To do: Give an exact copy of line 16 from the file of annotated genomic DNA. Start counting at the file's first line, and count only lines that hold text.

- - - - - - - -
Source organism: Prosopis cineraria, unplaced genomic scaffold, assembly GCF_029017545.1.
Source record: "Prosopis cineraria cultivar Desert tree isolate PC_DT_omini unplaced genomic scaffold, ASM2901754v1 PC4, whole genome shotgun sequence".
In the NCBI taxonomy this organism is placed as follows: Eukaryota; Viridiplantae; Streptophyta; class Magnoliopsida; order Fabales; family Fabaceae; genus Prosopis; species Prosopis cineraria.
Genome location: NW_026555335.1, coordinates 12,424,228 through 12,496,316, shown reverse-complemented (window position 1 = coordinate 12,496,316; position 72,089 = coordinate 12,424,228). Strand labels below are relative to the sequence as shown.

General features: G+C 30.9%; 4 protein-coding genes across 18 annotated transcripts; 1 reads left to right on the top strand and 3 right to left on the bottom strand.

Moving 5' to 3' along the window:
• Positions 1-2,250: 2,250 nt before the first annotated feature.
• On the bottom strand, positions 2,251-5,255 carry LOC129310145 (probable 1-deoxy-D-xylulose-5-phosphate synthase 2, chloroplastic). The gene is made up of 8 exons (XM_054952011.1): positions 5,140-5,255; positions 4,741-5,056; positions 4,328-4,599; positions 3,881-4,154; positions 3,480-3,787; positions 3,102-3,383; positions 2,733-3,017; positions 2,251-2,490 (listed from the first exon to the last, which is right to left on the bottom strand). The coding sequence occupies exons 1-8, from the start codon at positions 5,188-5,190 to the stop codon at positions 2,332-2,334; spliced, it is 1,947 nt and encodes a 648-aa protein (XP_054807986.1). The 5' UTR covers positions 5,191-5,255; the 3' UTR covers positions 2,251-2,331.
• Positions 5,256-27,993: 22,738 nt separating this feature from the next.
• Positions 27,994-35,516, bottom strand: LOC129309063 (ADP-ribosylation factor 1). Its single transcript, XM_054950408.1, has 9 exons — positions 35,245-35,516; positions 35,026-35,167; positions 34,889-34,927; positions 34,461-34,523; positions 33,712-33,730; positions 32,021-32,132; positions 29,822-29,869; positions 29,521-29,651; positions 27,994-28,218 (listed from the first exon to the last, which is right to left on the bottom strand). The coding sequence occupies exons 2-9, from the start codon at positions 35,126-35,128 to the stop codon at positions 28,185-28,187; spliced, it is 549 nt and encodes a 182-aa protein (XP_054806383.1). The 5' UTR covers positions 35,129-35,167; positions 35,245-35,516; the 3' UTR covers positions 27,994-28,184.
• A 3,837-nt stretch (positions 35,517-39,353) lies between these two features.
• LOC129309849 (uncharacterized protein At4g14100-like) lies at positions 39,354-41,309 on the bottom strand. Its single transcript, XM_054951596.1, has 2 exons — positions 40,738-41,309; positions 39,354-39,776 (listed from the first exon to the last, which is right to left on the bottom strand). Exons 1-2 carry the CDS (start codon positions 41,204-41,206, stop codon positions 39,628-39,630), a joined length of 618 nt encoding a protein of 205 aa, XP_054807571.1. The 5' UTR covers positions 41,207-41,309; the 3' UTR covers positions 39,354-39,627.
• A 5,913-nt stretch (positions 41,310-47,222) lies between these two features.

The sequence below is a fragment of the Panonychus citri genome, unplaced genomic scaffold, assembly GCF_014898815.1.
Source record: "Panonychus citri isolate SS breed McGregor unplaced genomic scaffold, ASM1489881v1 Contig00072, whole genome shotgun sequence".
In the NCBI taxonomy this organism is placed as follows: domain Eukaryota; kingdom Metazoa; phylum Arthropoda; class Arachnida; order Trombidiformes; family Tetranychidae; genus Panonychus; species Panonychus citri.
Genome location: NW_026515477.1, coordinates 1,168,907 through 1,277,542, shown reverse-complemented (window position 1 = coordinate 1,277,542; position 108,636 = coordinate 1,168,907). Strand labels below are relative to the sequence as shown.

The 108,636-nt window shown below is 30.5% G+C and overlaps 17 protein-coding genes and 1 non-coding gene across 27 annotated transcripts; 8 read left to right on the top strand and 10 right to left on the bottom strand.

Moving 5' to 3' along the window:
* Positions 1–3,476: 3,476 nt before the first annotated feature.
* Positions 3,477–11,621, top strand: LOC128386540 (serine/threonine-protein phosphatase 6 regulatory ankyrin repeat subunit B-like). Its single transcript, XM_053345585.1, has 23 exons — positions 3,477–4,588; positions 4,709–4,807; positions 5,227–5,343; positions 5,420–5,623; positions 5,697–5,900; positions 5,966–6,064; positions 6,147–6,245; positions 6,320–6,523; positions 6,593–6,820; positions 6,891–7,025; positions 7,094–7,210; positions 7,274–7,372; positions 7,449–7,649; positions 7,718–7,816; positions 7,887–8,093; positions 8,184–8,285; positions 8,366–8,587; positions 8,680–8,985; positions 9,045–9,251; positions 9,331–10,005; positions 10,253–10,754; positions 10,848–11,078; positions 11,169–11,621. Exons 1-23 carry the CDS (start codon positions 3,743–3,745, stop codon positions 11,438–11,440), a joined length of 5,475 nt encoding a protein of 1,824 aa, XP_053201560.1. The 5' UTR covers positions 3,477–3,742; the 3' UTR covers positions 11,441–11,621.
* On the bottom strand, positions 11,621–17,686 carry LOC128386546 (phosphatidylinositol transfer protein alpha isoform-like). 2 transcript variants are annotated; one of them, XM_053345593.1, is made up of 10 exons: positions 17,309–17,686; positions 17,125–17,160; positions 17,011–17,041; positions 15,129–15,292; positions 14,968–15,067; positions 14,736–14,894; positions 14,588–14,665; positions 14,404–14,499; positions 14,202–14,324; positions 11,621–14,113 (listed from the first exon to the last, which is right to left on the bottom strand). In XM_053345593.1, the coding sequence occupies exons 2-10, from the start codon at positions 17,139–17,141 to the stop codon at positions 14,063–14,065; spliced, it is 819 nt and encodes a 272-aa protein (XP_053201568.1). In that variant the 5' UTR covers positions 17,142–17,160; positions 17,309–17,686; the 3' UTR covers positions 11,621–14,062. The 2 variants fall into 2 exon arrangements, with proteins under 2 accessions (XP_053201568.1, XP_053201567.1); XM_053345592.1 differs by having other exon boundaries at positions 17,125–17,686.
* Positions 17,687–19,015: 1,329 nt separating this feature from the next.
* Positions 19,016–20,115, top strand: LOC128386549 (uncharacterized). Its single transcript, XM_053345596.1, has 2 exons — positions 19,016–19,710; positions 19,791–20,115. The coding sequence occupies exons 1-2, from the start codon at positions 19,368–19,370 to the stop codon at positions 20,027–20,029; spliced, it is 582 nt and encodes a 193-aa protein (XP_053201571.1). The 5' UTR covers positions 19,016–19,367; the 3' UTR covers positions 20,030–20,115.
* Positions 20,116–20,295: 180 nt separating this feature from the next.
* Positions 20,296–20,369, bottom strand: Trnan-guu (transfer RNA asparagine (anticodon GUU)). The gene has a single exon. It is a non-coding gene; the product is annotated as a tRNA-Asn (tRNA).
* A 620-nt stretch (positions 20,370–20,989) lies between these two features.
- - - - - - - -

In the NCBI taxonomy this organism is placed as follows: domain Eukaryota; kingdom Metazoa; phylum Arthropoda; class Arachnida; order Trombidiformes; family Tetranychidae; genus Panonychus; species Panonychus citri.